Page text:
Pakistan became an independent nation in 1947 after it was carved out of the existing country of India for the purpose of providing a national homeland for India's Muslim minority. To this day, nearly 95 percent of Pakistan's population practices Islam, and religion and tradition create firm boundaries around all aspects of a Pakistani teenager's life. In school and at home, the religious culture defines what a young person can and can't do.
Pakistan is plagued by poverty and a literacy rate of just 55 percent for people ages 15 and older, according to 2009 figures from the UNESCO Institute for Statistics. Those children who do attend school find a strict and serious atmosphere of learning. Youth for Understanding, an international cultural exchange program, describes some general characteristics of Pakistani schools: students are required to show respect to teachers, and when a teacher is in the room they can't joke or speak about topics unrelated to the subject being studied. Cell phone use and fighting are prohibited, and all students must pass an end-of-year exam to advance to the next grade. It's not all grim slogging, though; most Pakistani school offer sports and other extracurricular activities such as drama club.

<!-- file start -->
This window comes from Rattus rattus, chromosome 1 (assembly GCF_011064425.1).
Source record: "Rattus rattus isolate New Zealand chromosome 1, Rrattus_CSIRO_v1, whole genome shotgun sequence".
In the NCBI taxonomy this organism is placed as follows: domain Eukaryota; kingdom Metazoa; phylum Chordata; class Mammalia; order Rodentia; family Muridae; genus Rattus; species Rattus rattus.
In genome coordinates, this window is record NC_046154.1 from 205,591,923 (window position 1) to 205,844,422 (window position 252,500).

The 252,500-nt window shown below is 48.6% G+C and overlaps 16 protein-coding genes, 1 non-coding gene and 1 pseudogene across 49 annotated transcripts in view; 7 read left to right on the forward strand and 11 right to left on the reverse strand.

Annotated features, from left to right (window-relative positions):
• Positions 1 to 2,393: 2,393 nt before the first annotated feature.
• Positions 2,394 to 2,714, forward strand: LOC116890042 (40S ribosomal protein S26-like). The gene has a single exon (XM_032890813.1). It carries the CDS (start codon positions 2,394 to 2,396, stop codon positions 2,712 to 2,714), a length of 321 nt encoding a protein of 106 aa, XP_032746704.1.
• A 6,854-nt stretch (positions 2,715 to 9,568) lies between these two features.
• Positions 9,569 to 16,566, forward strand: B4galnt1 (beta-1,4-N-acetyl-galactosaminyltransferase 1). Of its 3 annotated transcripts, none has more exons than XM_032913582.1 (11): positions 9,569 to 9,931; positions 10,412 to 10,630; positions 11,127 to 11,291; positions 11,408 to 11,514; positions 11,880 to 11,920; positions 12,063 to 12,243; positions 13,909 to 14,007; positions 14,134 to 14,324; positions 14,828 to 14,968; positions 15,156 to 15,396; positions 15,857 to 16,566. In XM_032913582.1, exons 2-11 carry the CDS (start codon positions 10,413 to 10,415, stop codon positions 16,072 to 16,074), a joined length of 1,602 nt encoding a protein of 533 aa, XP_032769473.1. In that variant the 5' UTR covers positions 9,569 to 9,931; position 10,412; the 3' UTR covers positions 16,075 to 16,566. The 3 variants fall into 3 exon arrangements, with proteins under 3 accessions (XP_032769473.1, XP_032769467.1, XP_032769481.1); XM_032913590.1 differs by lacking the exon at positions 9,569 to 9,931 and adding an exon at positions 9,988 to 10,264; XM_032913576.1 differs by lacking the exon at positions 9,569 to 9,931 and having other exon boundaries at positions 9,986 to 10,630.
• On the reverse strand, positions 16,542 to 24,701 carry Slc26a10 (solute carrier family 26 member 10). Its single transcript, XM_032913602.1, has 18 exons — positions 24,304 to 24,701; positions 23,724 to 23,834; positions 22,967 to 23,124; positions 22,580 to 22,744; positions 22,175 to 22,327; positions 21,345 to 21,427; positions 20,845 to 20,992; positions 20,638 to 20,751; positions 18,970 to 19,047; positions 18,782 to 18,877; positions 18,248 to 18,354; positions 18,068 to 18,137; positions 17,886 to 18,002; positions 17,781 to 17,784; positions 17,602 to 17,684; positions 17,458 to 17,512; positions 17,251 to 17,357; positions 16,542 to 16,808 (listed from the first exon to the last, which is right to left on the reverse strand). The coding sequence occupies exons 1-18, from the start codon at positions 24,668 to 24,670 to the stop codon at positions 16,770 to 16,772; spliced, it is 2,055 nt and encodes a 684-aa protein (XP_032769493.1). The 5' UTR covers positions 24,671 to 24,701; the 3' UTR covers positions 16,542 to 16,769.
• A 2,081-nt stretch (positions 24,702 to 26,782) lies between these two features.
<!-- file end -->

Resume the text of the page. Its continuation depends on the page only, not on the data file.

The extended family is highly regarded in Pakistan. According to Samina Mahsud-Dornan, writing in the "Ulster Medical Journal" in 2007, families still average nearly five children each. Grandparents often live with the family, and as children grow into teens, they learn that elders are to be respected and their wisdom consulted. The family works together to support its old and young, and teenagers are not usually expected to contribute financially. According to Youth for Understanding, they do have responsibilities around the home, such as cleaning and helping with other household tasks.
Men and women have distinct roles in Pakistani society, with the men generally being the wage-earners and even educated women usually becoming homemakers. The gender distinctions are also sharp for teenagers. According to Youth for Understanding, Pakistani parents strongly discourage mixed-sex socializing, and boys and girls are usually separated even in co-ed schools. Boys can shake hands, joke, or hug one another in greeting, and girls can do the same with one another, but such contact is frowned upon across gender lines.
Clothing and Hygiene
Teenage boys and girls in Pakistan both wear "shalwar kameez," traditional garb consisting of baggy pants that taper at the ankles and shirts that come down to the knees. Girls also usually wear a head scarf. Students in schools and colleges are required to wear uniforms. In urban areas, many Pakistanis are donning western garb. According to Youth for Understanding, Pakistanis put a heavy emphasis on cleanliness, and it is common for teenagers to shower once or even twice daily. They avoid wearing the same clothes two days in a row, though girls might not wash their silk clothes after each use.